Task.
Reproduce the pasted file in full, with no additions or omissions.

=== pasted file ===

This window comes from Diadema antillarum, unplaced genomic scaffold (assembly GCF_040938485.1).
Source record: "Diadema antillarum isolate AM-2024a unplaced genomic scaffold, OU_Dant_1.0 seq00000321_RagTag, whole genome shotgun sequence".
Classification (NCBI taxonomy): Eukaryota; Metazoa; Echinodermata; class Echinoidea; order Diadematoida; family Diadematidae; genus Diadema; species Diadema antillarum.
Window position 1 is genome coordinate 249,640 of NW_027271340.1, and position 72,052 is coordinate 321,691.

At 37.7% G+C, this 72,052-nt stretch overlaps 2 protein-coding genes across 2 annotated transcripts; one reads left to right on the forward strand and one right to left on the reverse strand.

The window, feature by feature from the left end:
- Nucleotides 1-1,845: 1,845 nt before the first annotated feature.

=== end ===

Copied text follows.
This window comes from Diadema antillarum, unplaced genomic scaffold (assembly GCF_040938485.1).
Source record: "Diadema antillarum isolate AM-2024a unplaced genomic scaffold, OU_Dant_1.0 seq00000321_RagTag, whole genome shotgun sequence".
Classification (NCBI taxonomy): Eukaryota; Metazoa; Echinodermata; class Echinoidea; order Diadematoida; family Diadematidae; genus Diadema; species Diadema antillarum.
Window position 1 is genome coordinate 249,640 of NW_027271340.1, and position 72,052 is coordinate 321,691.

At 37.7% G+C, this 72,052-nt stretch overlaps 2 protein-coding genes across 2 annotated transcripts; one reads left to right on the forward strand and one right to left on the reverse strand.

The window, feature by feature from the left end:
- Nucleotides 1-1,845: 1,845 nt before the first annotated feature.